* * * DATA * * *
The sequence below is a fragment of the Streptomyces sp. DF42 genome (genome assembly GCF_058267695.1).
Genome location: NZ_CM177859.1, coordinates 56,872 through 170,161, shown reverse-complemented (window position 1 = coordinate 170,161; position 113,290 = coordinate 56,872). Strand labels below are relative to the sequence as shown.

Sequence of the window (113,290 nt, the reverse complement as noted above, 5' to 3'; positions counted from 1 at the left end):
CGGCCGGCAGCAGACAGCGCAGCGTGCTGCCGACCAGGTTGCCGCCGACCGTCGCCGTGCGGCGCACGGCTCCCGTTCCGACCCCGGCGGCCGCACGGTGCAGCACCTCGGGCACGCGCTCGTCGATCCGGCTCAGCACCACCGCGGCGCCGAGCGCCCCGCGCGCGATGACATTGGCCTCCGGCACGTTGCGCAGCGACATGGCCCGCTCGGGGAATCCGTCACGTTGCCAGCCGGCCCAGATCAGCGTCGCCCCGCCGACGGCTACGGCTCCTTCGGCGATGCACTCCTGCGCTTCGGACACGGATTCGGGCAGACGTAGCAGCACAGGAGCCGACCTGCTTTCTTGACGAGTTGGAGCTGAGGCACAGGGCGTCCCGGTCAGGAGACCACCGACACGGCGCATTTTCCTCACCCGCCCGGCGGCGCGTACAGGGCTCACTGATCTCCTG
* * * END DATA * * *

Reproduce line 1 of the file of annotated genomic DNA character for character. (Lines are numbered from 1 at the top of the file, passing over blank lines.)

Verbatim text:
The sequence below is a fragment of the Streptomyces sp. DF42 genome (genome assembly GCF_058267695.1).